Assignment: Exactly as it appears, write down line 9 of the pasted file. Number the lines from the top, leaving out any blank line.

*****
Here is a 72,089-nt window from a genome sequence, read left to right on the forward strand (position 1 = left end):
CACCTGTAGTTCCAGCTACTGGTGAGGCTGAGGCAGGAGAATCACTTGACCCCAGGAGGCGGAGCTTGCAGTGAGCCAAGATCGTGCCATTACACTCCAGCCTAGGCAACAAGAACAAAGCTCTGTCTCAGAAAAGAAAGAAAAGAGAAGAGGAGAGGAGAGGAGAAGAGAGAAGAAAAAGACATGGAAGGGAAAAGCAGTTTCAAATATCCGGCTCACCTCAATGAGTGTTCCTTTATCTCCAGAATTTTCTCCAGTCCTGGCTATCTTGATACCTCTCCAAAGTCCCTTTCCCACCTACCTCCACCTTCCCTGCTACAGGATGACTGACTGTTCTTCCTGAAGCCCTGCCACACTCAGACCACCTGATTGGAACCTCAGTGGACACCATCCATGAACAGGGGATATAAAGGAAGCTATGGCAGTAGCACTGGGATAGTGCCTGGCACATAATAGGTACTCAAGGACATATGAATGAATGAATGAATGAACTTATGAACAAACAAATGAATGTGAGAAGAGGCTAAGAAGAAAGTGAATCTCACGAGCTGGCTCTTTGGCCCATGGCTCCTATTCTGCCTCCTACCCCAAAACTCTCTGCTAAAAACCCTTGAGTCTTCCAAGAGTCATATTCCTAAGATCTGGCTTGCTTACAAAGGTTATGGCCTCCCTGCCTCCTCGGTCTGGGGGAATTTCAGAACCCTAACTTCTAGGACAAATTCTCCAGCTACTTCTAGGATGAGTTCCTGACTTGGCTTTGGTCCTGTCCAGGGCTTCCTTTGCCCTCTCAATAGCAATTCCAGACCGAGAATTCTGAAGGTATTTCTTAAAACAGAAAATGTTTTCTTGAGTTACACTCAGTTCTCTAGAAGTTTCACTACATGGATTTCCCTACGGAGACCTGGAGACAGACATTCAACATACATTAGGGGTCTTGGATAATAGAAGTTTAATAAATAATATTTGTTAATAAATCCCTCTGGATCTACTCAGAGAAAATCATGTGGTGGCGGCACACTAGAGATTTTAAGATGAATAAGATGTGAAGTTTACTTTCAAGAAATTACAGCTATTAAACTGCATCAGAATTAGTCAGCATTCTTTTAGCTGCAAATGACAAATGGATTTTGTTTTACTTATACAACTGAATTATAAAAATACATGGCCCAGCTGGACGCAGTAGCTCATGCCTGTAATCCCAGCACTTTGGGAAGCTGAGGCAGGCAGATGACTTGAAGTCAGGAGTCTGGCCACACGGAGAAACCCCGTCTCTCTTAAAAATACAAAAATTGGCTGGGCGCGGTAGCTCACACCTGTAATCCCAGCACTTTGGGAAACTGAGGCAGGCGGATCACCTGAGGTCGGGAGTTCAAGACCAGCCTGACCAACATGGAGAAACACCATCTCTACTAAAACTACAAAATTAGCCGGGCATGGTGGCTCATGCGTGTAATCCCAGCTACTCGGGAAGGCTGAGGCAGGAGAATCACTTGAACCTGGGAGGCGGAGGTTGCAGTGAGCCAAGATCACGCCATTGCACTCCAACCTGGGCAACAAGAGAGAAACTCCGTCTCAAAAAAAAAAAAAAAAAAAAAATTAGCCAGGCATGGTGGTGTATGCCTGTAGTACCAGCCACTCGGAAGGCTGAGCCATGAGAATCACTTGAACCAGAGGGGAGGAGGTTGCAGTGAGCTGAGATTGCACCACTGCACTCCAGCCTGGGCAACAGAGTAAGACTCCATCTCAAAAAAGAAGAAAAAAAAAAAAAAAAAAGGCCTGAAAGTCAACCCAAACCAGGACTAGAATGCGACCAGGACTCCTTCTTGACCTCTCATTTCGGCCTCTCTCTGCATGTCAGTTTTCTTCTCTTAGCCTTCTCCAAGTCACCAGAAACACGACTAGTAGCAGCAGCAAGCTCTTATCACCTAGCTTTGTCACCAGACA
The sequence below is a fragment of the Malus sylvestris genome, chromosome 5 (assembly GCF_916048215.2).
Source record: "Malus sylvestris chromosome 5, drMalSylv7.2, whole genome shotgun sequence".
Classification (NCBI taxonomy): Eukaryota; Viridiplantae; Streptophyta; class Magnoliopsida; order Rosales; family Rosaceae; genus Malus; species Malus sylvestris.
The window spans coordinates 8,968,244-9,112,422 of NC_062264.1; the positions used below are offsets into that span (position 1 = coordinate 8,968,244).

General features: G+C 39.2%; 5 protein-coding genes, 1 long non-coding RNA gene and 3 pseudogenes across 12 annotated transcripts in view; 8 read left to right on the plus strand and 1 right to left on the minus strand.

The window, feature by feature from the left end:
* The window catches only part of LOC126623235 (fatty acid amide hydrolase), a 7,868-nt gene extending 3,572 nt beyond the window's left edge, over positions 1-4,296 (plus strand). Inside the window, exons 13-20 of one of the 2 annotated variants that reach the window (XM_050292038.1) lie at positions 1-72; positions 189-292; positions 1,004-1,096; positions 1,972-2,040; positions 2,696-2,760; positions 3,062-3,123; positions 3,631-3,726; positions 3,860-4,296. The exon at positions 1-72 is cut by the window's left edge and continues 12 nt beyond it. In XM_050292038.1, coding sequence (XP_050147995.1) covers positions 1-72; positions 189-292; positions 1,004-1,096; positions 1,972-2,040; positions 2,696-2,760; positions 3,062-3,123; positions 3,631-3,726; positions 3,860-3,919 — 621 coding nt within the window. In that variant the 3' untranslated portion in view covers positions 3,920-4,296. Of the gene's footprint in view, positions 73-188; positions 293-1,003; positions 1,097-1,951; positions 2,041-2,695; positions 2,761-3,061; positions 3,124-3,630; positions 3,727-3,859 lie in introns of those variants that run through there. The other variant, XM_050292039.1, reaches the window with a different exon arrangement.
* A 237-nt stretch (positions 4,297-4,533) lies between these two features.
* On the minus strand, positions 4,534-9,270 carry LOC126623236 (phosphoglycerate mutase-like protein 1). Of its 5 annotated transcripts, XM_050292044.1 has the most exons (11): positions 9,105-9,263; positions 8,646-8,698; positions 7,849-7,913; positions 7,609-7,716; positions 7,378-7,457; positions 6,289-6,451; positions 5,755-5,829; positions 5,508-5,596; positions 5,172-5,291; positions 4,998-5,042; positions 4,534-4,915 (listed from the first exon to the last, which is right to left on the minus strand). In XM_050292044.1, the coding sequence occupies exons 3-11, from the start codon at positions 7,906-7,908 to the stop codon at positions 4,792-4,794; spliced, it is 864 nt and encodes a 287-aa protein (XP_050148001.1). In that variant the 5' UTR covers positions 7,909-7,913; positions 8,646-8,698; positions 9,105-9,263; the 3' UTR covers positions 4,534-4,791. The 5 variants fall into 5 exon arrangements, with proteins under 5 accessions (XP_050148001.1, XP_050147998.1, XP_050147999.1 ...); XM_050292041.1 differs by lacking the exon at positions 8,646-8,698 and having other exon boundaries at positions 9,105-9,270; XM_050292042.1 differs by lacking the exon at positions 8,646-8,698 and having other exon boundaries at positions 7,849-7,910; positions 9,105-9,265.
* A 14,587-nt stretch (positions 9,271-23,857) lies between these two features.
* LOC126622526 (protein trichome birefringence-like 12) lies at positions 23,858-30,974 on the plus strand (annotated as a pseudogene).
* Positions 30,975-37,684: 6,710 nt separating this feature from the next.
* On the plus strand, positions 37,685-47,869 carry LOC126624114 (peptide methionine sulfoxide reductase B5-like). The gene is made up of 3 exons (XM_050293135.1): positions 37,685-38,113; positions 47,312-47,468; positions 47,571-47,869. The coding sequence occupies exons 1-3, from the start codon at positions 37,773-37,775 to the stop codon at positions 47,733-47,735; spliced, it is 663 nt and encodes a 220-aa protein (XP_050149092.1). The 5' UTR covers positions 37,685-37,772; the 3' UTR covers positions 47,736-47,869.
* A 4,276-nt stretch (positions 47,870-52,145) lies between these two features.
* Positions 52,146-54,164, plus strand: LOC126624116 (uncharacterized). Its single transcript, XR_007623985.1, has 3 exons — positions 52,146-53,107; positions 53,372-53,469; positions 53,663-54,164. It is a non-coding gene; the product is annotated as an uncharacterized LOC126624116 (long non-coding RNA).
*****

* The window catches only part of LOC126623235 (fatty acid amide hydrolase), a 7,868-nt gene extending 3,572 nt beyond the window's left edge, over positions 1-4,296 (plus strand). Inside the window, exons 13-20 of one of the 2 annotated variants that reach the window (XM_050292038.1) lie at positions 1-72; positions 189-292; positions 1,004-1,096; positions 1,972-2,040; positions 2,696-2,760; positions 3,062-3,123; positions 3,631-3,726; positions 3,860-4,296. The exon at positions 1-72 is cut by the window's left edge and continues 12 nt beyond it. In XM_050292038.1, coding sequence (XP_050147995.1) covers positions 1-72; positions 189-292; positions 1,004-1,096; positions 1,972-2,040; positions 2,696-2,760; positions 3,062-3,123; positions 3,631-3,726; positions 3,860-3,919 — 621 coding nt within the window. In that variant the 3' untranslated portion in view covers positions 3,920-4,296. Of the gene's footprint in view, positions 73-188; positions 293-1,003; positions 1,097-1,951; positions 2,041-2,695; positions 2,761-3,061; positions 3,124-3,630; positions 3,727-3,859 lie in introns of those variants that run through there. The other variant, XM_050292039.1, reaches the window with a different exon arrangement.